Recently I was reading an article from Scott Bourne that really got me thinking about pricing and educating our clients on photography. You can check out the article here: And you call yourself a photographer
One of his main points really struck a nerve with me (in a good way) and also confirmed a lot of what I got out of WPPI this year. It was changing our viewpoint of the weekend warrior photographer, the craigslist people that are out there shooting $500 weddings. I used to think about them like a lot of you do, “who cares if some joe blow goes out and shoots $500 weddings on the side, the work is poor quality and if brides can’t see that there is nothing I can do”. I never really spoke out to brides against these cheapo photographers or other industry people. When I used to advertise with bridal magazines I never spoke to the editors about this problem to get them to write up about it. I basically just ignored it as something that was going on but wasn’t really a problem.
But some of Scott’s points in his articles I think we should all take to heart and start to advocate against these amateur photographers. Really the worst part about part time photographers working weddings is that the client is the one that gets hurt. They are having one of the most important days of their lives and are going to have bad photographs to remember their day. When their grandkids look at their photos on the computer (if they have backed up and archived that DVD they got) they will be poorly lit snapshots of the day. There could be a entire generation of brides that have bad wedding photos and because of that also have a bad view on photography. They might never want to have professional photos taken again because they don’t know how amazing a true professionals work can be. Bad photographers do put a stain on this industry and should be something that we all work to educate our clients and the industry about.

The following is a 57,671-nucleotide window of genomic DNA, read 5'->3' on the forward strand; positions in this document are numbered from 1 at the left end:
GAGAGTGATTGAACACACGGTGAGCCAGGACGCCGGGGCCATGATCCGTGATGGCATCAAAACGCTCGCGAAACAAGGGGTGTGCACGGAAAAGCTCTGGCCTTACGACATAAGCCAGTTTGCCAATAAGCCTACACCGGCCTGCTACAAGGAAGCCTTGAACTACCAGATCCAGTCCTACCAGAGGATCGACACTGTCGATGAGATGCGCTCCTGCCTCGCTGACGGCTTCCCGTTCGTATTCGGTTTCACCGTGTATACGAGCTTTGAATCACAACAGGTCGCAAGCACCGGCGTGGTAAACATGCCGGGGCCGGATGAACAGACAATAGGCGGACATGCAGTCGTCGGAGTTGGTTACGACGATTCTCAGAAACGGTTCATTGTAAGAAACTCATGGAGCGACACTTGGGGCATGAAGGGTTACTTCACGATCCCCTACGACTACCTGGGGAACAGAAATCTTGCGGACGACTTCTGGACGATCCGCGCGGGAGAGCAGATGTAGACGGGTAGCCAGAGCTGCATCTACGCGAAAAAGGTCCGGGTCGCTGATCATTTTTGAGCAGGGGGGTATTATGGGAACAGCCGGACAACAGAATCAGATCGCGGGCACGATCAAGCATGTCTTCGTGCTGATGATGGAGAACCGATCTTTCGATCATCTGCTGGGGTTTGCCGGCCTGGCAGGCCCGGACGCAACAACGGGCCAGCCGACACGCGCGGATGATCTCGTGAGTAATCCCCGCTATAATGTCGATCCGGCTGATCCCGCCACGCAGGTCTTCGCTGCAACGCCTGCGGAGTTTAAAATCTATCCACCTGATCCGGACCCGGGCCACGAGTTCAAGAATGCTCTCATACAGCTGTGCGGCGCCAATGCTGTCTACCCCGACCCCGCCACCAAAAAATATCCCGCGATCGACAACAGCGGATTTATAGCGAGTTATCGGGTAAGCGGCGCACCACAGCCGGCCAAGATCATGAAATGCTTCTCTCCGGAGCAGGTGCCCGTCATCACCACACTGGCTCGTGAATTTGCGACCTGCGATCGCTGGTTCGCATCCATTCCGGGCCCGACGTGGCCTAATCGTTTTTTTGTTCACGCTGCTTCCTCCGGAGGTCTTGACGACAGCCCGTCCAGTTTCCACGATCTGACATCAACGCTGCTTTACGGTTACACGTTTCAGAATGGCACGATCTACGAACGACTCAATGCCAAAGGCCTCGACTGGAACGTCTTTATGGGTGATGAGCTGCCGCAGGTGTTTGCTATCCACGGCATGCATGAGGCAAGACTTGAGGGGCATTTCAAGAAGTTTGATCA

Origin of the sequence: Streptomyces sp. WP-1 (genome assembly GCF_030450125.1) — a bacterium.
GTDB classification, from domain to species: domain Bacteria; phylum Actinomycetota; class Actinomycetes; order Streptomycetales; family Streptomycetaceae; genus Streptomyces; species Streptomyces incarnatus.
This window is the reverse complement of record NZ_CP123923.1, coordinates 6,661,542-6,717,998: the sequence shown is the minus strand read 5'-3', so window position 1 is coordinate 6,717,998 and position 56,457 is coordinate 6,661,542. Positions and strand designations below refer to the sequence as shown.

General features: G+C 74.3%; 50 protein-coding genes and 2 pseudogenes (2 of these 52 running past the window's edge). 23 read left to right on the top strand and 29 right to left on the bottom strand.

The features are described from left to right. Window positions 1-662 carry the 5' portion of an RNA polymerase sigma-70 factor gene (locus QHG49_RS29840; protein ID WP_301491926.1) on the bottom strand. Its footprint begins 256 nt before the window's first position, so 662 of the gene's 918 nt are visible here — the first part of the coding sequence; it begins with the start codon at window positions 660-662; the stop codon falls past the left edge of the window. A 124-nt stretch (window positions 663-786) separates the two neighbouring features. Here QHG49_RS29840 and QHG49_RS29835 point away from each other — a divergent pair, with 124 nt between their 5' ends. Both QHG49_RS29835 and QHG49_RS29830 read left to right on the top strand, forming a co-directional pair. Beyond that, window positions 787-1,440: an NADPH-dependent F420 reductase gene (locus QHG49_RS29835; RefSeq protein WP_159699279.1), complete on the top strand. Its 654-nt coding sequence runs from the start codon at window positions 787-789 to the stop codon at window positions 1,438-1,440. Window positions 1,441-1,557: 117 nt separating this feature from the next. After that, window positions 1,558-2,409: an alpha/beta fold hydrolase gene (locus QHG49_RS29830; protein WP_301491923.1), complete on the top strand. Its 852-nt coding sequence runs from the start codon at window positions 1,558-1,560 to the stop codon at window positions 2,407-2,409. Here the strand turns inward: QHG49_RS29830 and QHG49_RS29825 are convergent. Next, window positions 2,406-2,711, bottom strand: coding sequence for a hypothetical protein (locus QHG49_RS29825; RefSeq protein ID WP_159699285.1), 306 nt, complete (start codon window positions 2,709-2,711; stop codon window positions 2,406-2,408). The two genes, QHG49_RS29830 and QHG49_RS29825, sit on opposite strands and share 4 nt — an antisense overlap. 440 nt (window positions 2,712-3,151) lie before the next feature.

And I am really talking about part time photographers that don’t know the art of photography yet, they haven’t learned the true art of lighting, composition, etc… I don’t mean for this to be about part time photographers who have learned the art of photography and are committed to producing great work. I know we all start somewhere and when I finished up my degree in photography I didn’t go full time right away. I had a job to get by and did weddings on the weekend. But I didn’t take on my first job until I knew a lot about photography, I had multiple camera bodies, lenses, flashes. I have learned a lot since that first wedding over 11 years ago and will continue to learn every year, but I did have 6 years of training under my belt already.
Another thing he mentioned that we should all pay attention to is that these cheap photographers are dragging down the industry. They aren’t just effecting the clients they shoot for but as more and more $500 photographers come into the scene the pricing of wedding photography will go down. Sometimes when pricing goes down due to competition that’s a good thing for the consumer and the industry but in this industry it really isn’t. The main reason it isn’t is because most photographers don’t know anything about pricing and how to run a business. Full time professionals start to drop their prices because they feel the pressure to do so and the next thing you know they are running their business at a loss. They close down shop and open the way for more part time bad photographers to enter the scene. There is a very big reason why wedding photography can be expensive, it’s an art form that takes a lot of skill and creativity to produce great work. It also takes a lot of money to run your own business. Once you take into consideration your own insurance, cost of goods, equipment, computers, employees, you quickly realize that $3000 for a wedding doesn’t mean that much in your pocket at the end of the year. So the more that pricing is pulled down by cheap photographers the more real professionals that are trying to run their business legitimately are hurt.
I care way too much about the art of photography to see it suffer any longer. Any chance I get I will speak out about bad photography in the wedding industry and am going to be contacting all of the magazine providers. They always write up editorial content that sometimes hurts our industry. Speak out against it, if you advertise in a magazine suggest an article to them that shows the artistry and creativity in our industry. Maybe write an article about why clients might not always need a CD, something that shows a new perspective to some of the garbage that is out there.
I am an artist, always have been always will be. I will always promote the art in photography and will now be much more vocal about it.
And for those of your weekend warriors out there again this isn’t written to slam you. I want you to be inspired to create amazing work, take some classes before you take on a new wedding. Take a workshop, read a book, learn the art of photography first then shoot as a professional.
Also check out our other article on pricing here: Pricing your wedding photography